Silencing the Self-Critical Mind

One of my main to-do list at the office today was to verify that the freelance photo editor/photographer that we’ve contracted online to process the backlog of remodeling jobsite photos had received the latest batch I’d prepared. Since he is located on the other side of the world in Europe, our correspondence has become equally conversational and business oriented as a workaround to the lack of shared in-person working hours that traditionally build a working rapport.

When I received his reply at mid-morning, he admitted that he’d gotten curious and done some investigative Googling, found this blog, and had read a few entries. By the time I reached the end of the message, I counted four separate compliments on my writing ability. Immediately, that inner critic started spouting off in my head how and the many reasons why I was undeserving of any compliment in that regard.

When your mind starts to deny the validation of a sincere compliment, be humble. When you deny yourself a compliment from someone, the hidden implication is that you don’t believe others know what they’re talking about. That modified perspective allows you to call out that inner critic for the arrogant asshole he is, and in turn removes the power from any of the thoughts in your mind he provokes. If you take the compliment, you did something well enough to earn it. If you privately don’t, you’re arrogant and a terrible person to yourself. It’s a lot easier to make the better choice when the problem is properly identified, structured, and presented to yourself.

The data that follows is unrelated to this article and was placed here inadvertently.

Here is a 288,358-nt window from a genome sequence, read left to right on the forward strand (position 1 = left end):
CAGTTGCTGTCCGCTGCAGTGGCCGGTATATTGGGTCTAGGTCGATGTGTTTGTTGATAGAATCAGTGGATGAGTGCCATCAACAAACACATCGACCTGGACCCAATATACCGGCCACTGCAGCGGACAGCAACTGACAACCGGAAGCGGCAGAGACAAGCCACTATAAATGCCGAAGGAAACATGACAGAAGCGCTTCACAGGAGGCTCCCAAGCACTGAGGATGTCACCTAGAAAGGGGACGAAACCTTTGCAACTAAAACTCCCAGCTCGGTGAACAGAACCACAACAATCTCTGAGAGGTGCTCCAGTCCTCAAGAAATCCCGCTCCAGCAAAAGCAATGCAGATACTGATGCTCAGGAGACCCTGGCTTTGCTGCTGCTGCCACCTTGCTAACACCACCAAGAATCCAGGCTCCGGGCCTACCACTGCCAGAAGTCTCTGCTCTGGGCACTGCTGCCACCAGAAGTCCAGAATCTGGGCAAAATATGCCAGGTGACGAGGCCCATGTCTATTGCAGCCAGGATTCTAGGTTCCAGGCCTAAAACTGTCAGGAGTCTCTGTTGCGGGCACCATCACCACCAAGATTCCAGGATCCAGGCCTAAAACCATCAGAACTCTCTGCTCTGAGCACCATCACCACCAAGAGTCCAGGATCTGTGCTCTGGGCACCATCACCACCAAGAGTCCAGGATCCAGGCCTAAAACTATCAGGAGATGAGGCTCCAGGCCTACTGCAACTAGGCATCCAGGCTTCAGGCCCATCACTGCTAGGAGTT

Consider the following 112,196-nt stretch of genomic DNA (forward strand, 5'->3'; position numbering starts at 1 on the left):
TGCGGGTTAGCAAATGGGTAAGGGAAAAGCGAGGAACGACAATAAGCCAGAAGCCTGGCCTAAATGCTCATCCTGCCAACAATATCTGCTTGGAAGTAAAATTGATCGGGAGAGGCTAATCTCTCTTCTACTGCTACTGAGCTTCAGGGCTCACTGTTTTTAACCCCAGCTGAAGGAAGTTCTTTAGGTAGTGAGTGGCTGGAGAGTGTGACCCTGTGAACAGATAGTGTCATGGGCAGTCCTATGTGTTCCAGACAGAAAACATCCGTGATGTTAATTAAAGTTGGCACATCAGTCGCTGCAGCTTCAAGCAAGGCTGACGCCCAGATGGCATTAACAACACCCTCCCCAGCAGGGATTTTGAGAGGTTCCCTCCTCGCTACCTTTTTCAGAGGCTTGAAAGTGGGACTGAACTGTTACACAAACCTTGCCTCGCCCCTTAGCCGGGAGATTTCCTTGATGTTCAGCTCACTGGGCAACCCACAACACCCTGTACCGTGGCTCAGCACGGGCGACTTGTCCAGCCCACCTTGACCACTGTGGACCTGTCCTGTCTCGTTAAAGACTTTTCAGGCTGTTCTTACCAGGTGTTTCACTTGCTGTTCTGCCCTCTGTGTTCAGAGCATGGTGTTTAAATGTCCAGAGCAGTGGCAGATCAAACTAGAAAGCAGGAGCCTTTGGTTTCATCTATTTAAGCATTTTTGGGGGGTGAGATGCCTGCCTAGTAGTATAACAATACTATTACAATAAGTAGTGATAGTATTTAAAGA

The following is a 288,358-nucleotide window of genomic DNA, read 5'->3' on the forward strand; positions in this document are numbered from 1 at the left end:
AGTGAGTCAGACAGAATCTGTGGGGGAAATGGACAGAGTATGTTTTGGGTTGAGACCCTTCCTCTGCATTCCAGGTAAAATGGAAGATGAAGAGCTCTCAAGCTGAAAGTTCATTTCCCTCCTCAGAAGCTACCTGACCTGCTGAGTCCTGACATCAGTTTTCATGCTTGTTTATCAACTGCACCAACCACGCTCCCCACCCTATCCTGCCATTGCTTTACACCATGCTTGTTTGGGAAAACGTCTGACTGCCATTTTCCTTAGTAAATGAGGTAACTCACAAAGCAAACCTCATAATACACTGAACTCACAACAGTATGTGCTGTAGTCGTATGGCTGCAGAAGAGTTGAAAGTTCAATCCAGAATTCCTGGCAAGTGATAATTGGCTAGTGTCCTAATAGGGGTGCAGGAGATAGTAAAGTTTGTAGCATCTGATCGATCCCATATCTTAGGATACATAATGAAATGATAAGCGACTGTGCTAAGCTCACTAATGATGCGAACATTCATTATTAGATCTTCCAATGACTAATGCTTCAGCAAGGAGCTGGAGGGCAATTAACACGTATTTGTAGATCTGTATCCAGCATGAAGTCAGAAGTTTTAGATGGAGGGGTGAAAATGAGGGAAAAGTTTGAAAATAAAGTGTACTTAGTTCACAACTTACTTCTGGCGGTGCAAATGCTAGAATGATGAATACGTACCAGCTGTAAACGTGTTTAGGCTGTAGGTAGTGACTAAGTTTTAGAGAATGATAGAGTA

That said, much as I’ve learned how to shut that part of my psyche up, I’ve also learned that it’s important to be able to pull out the truth in what that inner critic is saying.

As I was processing my email later this evening, I realized that I’ve been receiving a surprising number of new subscriber notifications. Now, because of the time I spent working in the SEO industry and learning how it works, I’m automatically suspicious of any kind of follow notification. However, clicking through a few different blogs and reviewing their content, I concluded that nearly all of them are run and updated by real people. Followers don’t necessarily equate to active readers, but they do indicate a potential audience. One to which I’m definitely not bringing my best to.

Subsequently, those self-criticisms from minutes earlier became the focused motivation for improvement they’re meant to be: write more, read more, and do better enough at both to the point where my inner critic has no reason to even start talking.

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